GOLD PRICES recovered $10 per ounce from a new 10-month low at $1160 set in Asian trade Friday, heading for a 1.1% weekly loss in London as the Dollar held below this week’s new 13-year highs following new US jobs data in line with analyst forecasts.
The official non-farm payrolls report said the US added 178,000 jobs in November, cutting the unemployment rate
to its lowest since May 2007 at 4.6%.
With Dollar gold prices lower overnight, China’s benchmark price
in Yuan fixed well above quotes for London settlement once again, offering a $25 per ounce premium amid restrictions on import licenses
from the central bank ahead of the No.1 consumer country’s key buying period, peaking with the Chinese New Year on 28 January 2017.
Western fund managers and other investors in gold ETFs meantime cut their holdings yet again on Thursday, liquidating 1.5% of the SPDR Gold Trust (NYSEArca:GLD) to reduce its bullion backing by 112 tonnes from July’s three-year high.
That’s equivalent to 13 days of global gold mining output.
“Given that the [gold] market has already moved and positions have been adjusted,” says analyst Joni Teves
at Swiss bank and bullion market maker UBS, “we think any further downside from here is likely to be relatively more contained.
“Gold is now looking attractive around these levels…The rationale for holding gold from a strategic standpoint remains intact, in our view.”
The most bullish forecaster for 2016
in January’s London Bullion Market Association competition, Teves predicted an average price of $1225 per ounce – more than 11% above the 30 other professional analysts’ average forecast.
With 30 days remaining until 2017 begins, gold has averaged $1256.72 this year to date.
Last year’s LBMA winner, Bernard Dahdah of French bank Natixis, forecast an average 2016 gold price of $970 per ounce
Teves at UBS now sees prices rising to $1300 “in the months ahead…against the backdrop of lingering macro uncertainty…easy monetary policy or [a] risk-off scenario.”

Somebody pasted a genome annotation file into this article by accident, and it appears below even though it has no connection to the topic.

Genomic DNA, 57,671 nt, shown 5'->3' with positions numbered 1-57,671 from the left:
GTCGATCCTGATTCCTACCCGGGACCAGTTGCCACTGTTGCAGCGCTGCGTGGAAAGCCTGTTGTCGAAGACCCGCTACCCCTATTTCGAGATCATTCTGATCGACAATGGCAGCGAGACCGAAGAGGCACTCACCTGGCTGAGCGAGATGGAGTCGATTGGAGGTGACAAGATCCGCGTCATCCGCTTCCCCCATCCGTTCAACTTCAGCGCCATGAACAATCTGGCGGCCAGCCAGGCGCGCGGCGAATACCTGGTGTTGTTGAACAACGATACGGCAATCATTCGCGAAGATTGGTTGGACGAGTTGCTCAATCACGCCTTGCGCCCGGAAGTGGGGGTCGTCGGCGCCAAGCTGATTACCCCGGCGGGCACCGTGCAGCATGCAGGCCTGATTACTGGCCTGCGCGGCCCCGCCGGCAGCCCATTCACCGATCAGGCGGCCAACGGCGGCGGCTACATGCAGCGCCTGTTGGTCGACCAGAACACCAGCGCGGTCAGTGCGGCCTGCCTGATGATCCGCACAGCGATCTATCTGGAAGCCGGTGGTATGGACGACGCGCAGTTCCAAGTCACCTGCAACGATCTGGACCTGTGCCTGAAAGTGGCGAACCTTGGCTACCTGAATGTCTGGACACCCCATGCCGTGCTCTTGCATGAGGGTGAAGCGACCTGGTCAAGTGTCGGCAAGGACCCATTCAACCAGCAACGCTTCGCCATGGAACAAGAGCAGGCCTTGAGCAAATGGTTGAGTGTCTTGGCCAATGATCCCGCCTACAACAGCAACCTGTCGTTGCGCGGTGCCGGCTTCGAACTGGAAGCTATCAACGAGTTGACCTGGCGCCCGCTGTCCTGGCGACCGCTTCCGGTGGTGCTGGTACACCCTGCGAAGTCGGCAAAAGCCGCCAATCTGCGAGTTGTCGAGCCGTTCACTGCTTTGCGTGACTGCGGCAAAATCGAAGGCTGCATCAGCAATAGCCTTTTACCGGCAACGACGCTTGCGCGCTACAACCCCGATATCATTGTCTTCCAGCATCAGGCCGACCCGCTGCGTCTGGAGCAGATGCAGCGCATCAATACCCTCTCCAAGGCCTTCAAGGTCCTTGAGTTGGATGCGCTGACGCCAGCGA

Creating and spending €80 billion per month to buy Eurozone government bonds and other securities, the European Central Bank will extend that quantitative easing
for a further 6 months from the current deadline of March 2017 when it meets to set policy next week, according to a poll of analysts published Friday by the Reuters news-wire.
Italy votes Sunday in a referendum on constitutional reform now widely seen as a ballot on Prime Minister Renzi’s economic policies.
A finance conference last week saw only 3% of attendees back
the Renzi government’s plan for resolving the €360bn of “problematic debts plaguing the balancesheet of Italian banks,” reports the Financial Times
Austria also goes to the polls Sunday to elect a new president, re-running the ballot from May when Green Party leader Alexander van der Bellen narrowly defeated Norbert Hofer
from the rightwing nationalist Austrian Freedom Party, only for the result to be annulled over voting irregularities.
The Turkish Lira hit fresh all-time lows on the FX market Friday after Erdogan – blaming “someone’s tricks”
and urging households to buy the currency, as well as gold – said there’s “no option” but to cut interest rates, repeating his demand than Ankara’s independent central acts to try and revive the economy of the world’s 5th largest gold consumer nation.